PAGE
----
Gannon honors Catholic identity

The celebration of Catholic education at Gannon University will run from Sunday, Jan. 30, to Friday, Feb. 3. Every day there will be evening prayer at 4:35 p.m. in Mary, Seat of Wisdom Chapel. On Sunday, Mass will be celebrated at 11 a.m. and 9 p.m. in the chapel.

These are the same Mass times as every week, Rev. George Strohmeyer, the chaplain and vice president of mission and ministry, said. But this week it is being brought to students’ attention so they are aware of all of the services Gannon offers as a Catholic university.

On Monday, Faith Field Day will be held from 5:30 to 7 p.m. in the Yehl Ballroom. This is a student competition between faith-sharing groups and other organizations on campus. Students will play games and pizza will be provided.

On Tuesday, Todd Whitmore will present The Thomas J. and Mary H. Loftus Lecture on Catholic Thought and Action. Whitmore is known for his contributions to society as a writer. He co-edited the book series “The Catholic Social Tradition.”

He is also the co-founder and president of PeaceHarvest. PeaceHarvest is an organization which seeks to help the Acholi people of Northern Uganda – forced to move into refugee camps when they were attacked by the Lord’s Resistance Army – return their lives to normal. Part of the week is celebrating Catholic social teaching, one identity of Catholicism and the university, Strohmeyer said.

This lecture is the focal point of the celebration of Catholic education.

Whitmore explains how Catholic social teaching can be applied to the current global economic crisis.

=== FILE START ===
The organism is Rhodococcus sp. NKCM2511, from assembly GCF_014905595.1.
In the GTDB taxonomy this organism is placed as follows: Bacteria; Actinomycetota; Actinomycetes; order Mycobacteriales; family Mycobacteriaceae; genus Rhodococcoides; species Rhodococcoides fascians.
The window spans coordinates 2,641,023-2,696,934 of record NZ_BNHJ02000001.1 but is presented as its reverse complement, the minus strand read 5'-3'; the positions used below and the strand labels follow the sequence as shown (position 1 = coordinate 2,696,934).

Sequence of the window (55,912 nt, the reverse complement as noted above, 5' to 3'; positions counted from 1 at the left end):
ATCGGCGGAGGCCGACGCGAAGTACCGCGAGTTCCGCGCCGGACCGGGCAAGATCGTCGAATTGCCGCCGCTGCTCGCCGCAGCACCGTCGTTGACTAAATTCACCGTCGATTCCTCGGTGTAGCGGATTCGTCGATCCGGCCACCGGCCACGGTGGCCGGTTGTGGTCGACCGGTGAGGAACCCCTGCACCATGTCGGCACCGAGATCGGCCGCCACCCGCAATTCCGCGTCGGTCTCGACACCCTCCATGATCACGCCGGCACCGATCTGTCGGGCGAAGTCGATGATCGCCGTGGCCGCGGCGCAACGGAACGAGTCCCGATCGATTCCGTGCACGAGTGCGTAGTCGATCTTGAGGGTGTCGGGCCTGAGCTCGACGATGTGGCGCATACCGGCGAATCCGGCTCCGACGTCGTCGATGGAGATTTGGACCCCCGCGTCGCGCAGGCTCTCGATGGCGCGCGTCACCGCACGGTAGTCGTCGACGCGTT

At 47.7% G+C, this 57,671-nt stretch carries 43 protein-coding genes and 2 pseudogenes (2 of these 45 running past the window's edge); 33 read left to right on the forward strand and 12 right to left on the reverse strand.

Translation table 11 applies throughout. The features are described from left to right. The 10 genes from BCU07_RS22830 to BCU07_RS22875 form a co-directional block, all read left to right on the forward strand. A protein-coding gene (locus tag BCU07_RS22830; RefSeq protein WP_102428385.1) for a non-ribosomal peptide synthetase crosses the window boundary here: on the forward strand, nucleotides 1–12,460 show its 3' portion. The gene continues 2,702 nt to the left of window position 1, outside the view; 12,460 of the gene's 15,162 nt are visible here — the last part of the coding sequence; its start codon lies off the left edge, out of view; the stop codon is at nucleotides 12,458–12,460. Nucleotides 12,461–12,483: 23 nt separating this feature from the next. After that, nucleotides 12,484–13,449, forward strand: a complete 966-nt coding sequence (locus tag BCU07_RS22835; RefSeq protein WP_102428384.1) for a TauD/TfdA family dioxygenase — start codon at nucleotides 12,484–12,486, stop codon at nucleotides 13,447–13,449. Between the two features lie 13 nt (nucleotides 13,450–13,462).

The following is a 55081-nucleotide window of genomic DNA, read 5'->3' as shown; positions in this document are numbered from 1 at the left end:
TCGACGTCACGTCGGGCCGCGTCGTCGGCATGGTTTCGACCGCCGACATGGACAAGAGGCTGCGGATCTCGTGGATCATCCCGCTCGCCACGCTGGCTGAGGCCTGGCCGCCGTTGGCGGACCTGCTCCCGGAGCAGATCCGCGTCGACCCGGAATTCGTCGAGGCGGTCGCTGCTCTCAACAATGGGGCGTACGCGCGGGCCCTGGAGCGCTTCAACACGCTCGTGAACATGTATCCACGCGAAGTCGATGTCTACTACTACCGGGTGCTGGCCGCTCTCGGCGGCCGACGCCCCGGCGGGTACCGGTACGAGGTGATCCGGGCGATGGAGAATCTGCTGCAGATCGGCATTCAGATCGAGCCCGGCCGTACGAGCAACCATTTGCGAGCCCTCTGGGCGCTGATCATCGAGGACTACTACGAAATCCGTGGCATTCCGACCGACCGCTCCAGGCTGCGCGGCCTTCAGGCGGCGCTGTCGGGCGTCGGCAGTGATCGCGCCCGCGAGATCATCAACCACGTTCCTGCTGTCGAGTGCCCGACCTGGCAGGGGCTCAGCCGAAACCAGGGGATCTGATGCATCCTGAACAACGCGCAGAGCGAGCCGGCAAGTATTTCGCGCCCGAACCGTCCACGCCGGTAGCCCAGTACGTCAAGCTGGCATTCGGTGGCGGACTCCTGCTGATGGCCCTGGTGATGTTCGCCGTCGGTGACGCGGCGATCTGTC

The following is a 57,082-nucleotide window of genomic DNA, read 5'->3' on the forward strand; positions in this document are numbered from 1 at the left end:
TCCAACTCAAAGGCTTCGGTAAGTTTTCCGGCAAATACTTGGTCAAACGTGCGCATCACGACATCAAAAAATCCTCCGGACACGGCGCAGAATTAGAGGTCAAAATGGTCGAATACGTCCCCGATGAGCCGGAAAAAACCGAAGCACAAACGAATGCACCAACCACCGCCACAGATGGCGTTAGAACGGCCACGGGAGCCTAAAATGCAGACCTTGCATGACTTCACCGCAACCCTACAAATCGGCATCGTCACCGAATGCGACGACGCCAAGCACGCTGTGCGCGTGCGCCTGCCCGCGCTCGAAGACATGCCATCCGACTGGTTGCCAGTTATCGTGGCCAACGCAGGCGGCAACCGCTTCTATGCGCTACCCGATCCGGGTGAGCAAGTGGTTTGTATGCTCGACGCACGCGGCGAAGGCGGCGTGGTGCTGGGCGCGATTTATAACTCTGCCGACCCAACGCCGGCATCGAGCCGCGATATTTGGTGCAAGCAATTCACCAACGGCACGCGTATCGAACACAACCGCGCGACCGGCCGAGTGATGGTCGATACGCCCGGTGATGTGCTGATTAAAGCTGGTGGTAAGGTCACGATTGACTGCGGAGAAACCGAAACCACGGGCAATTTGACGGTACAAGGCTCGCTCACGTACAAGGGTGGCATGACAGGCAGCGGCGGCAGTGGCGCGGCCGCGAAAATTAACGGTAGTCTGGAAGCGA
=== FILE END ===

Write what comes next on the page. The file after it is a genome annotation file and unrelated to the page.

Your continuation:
On Wednesday, Feb. 1, the women’s and men’s basketball teams will have games, taking place at 5:30 and 7:30 p.m. in Hammermill Center against Indiana University of Pennsylvania. A prayer to recognize Catholic Schools Week will take place before each game.

A community Mass will be held at 11 a.m. Thursday, Feb. 2, in Mary, Seat of Wisdom Chapel. A complimentary lunch will follow.

Strohmeyer said it’s important to remember that Gannon was founded as a Catholic university, and still finds the values that come from it being Catholic important today. He said that a Catholic environment enhances students’ education.

Strohmeyer said he wants Catholic Schools Week to be a meaningful experience at Gannon. He said the main objective is to reach out to students who enjoy the faith life and Catholic tradition. But he also said he wants this week to reach out to all of students – regardless of their religion.

He said Catholic Schools Week is a celebration of why the university exists.

This week is also intended to be a reminder of Gannon’s mission, which is based on values. He said he thanked students for being a large part of this, by participating in Mass and other efforts to show their Catholic values.

“We want to make the Catholic tradition a lived reality for all of the students,” Strohmeyer said. “Catholic Education Week is truly a gift to us.”

Sarah Voegele, a freshman physical therapy major, said that she likes that Gannon is a Catholic university.

“The school has certain idea and rules that they will enforce, which makes me feel more at home,” she said. “I also love that there are more opportunities to practice my faith with others here.”

She said she plans to attend one of the upcoming masses with her friends. “Gannon really reminds me of my religious community back home,” she said.

TRICIA THEISS

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